Mr. Corbyn, though, remains in office for the next “8-11 weeks,” to aid in the transition to a new leader. Word is Labour is looking for a woman to take the helm. When they’re back is up against the wall, the Brits sometimes finally make a good choice.

    • Cathy says:

      Hopefully when our back is similarly positioned we do the same, even if only sometimes. Thank you for the link @eoh.

  13. Arj says:

    Captain does not always go down with the ship: his duty is to be last survivor to leave, and to return as soon as (& if) possible.

    Corbyn’s duty is to go down in the hope that the ship will survive.

    • earlofhuntingdon says:

      Being too literal is sometimes a bad thing.

      Yes, politically, Corbyn should own the blame for his party’s massive loss. Were hear a competent leader, he would not have allowed McDonnell to make those statements. Corbyn engineered a lot of his loss, notwithstanding a bent press and Michael Gove’s systemic lies. His delay in resigning makes recovery harder.

      • earlofhuntingdon says:

        Imagine if Trump had been on the Titanic. Would all the lifeboats have been launched with a single passenger?

        • P J Evans says:

          He’d have been the first one into a lifeboat, and he’d have shoved women and children overboard to get to it.

          • Cathy says:

            Oh come on, you know in your heart of hearts that if Trump had had control of the Titanic, the life boats would have been turned into individually gated condos long before the ice berg had cleared the horizon. ;-)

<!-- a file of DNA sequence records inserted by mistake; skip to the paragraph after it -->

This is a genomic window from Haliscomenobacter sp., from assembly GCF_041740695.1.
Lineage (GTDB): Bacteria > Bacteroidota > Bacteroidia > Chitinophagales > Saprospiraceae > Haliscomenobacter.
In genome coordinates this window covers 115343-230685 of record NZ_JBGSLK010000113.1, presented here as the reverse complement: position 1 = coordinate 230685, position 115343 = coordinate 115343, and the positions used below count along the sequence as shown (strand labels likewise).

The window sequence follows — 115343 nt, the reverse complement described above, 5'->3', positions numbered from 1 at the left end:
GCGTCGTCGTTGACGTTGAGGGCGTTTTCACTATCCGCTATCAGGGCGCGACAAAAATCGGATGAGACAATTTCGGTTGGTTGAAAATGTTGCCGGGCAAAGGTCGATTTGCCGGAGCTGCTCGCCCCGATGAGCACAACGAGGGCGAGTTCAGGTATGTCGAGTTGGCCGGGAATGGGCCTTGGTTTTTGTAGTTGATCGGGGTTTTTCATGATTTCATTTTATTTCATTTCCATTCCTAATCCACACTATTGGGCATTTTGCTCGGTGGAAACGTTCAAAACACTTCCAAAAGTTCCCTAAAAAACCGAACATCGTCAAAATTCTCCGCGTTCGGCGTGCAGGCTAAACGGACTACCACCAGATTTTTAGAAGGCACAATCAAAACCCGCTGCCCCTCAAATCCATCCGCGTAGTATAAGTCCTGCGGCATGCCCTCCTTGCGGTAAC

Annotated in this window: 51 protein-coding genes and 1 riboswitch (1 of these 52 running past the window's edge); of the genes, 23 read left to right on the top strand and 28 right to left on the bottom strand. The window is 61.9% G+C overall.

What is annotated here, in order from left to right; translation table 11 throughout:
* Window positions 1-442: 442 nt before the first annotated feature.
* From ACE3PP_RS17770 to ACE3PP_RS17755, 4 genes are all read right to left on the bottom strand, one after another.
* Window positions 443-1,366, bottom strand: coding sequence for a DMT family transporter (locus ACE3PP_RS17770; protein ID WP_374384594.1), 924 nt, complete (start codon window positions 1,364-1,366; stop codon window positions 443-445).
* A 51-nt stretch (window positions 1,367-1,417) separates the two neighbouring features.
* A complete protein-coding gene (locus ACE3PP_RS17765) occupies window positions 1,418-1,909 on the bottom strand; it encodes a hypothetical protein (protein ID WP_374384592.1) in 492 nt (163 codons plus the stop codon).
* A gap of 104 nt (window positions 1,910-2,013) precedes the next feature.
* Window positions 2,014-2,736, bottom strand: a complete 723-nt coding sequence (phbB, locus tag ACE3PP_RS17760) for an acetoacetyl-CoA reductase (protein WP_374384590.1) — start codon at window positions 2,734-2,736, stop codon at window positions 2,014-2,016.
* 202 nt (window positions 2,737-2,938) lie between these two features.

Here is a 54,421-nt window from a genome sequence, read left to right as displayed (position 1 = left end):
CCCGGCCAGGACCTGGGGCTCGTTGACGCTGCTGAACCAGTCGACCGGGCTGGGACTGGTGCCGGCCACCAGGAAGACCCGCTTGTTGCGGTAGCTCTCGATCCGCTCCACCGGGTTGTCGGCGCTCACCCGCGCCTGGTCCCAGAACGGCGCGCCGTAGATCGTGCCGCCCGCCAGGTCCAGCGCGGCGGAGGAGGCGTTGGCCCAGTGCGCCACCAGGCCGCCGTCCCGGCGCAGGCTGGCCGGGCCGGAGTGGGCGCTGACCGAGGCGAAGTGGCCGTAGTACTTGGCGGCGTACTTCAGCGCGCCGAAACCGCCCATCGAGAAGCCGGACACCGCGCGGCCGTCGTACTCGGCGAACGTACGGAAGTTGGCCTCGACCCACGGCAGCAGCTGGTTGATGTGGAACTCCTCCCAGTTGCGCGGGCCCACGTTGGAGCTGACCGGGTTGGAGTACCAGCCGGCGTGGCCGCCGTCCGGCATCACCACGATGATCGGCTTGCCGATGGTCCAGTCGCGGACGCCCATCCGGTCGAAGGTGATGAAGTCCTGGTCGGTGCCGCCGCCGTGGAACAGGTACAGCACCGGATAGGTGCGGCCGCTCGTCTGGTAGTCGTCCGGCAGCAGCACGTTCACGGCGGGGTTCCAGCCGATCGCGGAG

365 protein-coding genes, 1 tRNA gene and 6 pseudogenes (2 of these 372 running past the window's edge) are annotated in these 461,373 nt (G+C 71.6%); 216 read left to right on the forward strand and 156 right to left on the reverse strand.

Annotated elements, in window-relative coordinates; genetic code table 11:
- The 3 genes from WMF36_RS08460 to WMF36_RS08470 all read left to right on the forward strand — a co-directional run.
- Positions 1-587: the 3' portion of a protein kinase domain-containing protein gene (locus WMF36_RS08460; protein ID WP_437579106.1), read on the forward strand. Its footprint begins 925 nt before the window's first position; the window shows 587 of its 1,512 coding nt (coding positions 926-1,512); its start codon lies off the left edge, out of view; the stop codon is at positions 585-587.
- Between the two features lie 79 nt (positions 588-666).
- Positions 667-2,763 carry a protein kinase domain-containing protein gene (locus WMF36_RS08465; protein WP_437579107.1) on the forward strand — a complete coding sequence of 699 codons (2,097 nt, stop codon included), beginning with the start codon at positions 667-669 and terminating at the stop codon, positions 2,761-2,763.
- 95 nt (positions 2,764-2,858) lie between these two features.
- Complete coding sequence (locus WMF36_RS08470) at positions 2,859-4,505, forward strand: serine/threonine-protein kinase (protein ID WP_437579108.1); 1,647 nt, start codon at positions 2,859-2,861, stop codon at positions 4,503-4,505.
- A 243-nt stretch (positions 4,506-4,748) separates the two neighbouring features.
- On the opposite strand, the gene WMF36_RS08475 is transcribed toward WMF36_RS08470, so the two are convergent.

And I think maybe the comment about Corbyn’s duty may have been offered in counterpoint to that of the ship captain as last survivor, supporting “his delay in resigning makes recovery harder (@eoh).” At least it’s more fun to read it that way.

            • Arj says:

              Indoobitably. Compare & contrast… History does not require Captain Corbyn’s continued presence on the bridge.

    • Cathy says:

      Agree: when the Captain is the one with the black spot, his duty should be to lead the Kraken away from the ship. :-)

        • Cathy says:

          Well let’s hope Corbyn is. Capt. Sparrow had to be outmaneuvered by the feisty and determined damsel and still left the ship in splinters. ;-)

          [with all due respect to the reformed tax collector and his writings]

          • Cathy says:

            Sigh. In deference to my soon-to-be voter: I assert that in the gap between “Dead Man’s Chest” (2006) and “At World’s End” (2007) the Black Pearl was pulverized then reconstituted in Davy Jones’ Locker.

            And in fact the epic journey undertaken by the survivors in “At World’s End” to regain the Black Pearl further underscores @eoh’s observation about how Corbyn’s delay in resigning could make Labour’s recovery much harder.